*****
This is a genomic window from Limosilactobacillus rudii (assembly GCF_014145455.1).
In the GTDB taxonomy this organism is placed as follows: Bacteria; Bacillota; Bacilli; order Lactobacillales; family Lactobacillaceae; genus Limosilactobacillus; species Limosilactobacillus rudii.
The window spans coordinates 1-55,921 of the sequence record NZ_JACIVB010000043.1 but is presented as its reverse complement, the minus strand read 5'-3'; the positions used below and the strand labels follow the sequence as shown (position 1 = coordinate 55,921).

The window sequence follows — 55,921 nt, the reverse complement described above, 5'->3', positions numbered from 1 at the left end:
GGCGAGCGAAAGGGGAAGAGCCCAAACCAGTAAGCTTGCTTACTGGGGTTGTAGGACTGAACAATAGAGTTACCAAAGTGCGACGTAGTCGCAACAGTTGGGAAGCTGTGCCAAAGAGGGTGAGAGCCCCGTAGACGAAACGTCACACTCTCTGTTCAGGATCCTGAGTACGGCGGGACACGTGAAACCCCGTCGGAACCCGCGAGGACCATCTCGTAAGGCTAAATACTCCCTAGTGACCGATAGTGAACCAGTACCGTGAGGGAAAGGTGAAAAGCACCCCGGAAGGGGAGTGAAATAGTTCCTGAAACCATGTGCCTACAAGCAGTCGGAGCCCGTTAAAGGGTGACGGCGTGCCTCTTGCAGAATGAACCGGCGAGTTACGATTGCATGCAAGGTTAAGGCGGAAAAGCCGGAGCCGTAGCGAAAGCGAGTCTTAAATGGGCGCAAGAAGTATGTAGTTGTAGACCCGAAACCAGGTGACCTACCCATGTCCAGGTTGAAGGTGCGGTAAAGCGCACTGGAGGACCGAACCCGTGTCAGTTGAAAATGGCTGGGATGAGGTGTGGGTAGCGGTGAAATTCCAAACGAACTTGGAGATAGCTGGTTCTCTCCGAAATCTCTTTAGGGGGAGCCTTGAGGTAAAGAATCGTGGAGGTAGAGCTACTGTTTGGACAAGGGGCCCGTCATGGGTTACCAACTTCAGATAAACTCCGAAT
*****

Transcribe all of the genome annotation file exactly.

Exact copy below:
This is a genomic window from Limosilactobacillus rudii (assembly GCF_014145455.1).
In the GTDB taxonomy this organism is placed as follows: Bacteria; Bacillota; Bacilli; order Lactobacillales; family Lactobacillaceae; genus Limosilactobacillus; species Limosilactobacillus rudii.
The window spans coordinates 1-55,921 of the sequence record NZ_JACIVB010000043.1 but is presented as its reverse complement, the minus strand read 5'-3'; the positions used below and the strand labels follow the sequence as shown (position 1 = coordinate 55,921).

The window sequence follows — 55,921 nt, the reverse complement described above, 5'->3', positions numbered from 1 at the left end:
GGCGAGCGAAAGGGGAAGAGCCCAAACCAGTAAGCTTGCTTACTGGGGTTGTAGGACTGAACAATAGAGTTACCAAAGTGCGACGTAGTCGCAACAGTTGGGAAGCTGTGCCAAAGAGGGTGAGAGCCCCGTAGACGAAACGTCACACTCTCTGTTCAGGATCCTGAGTACGGCGGGACACGTGAAACCCCGTCGGAACCCGCGAGGACCATCTCGTAAGGCTAAATACTCCCTAGTGACCGATAGTGAACCAGTACCGTGAGGGAAAGGTGAAAAGCACCCCGGAAGGGGAGTGAAATAGTTCCTGAAACCATGTGCCTACAAGCAGTCGGAGCCCGTTAAAGGGTGACGGCGTGCCTCTTGCAGAATGAACCGGCGAGTTACGATTGCATGCAAGGTTAAGGCGGAAAAGCCGGAGCCGTAGCGAAAGCGAGTCTTAAATGGGCGCAAGAAGTATGTAGTTGTAGACCCGAAACCAGGTGACCTACCCATGTCCAGGTTGAAGGTGCGGTAAAGCGCACTGGAGGACCGAACCCGTGTCAGTTGAAAATGGCTGGGATGAGGTGTGGGTAGCGGTGAAATTCCAAACGAACTTGGAGATAGCTGGTTCTCTCCGAAATCTCTTTAGGGGGAGCCTTGAGGTAAAGAATCGTGGAGGTAGAGCTACTGTTTGGACAAGGGGCCCGTCATGGGTTACCAACTTCAGATAAACTCCGAAT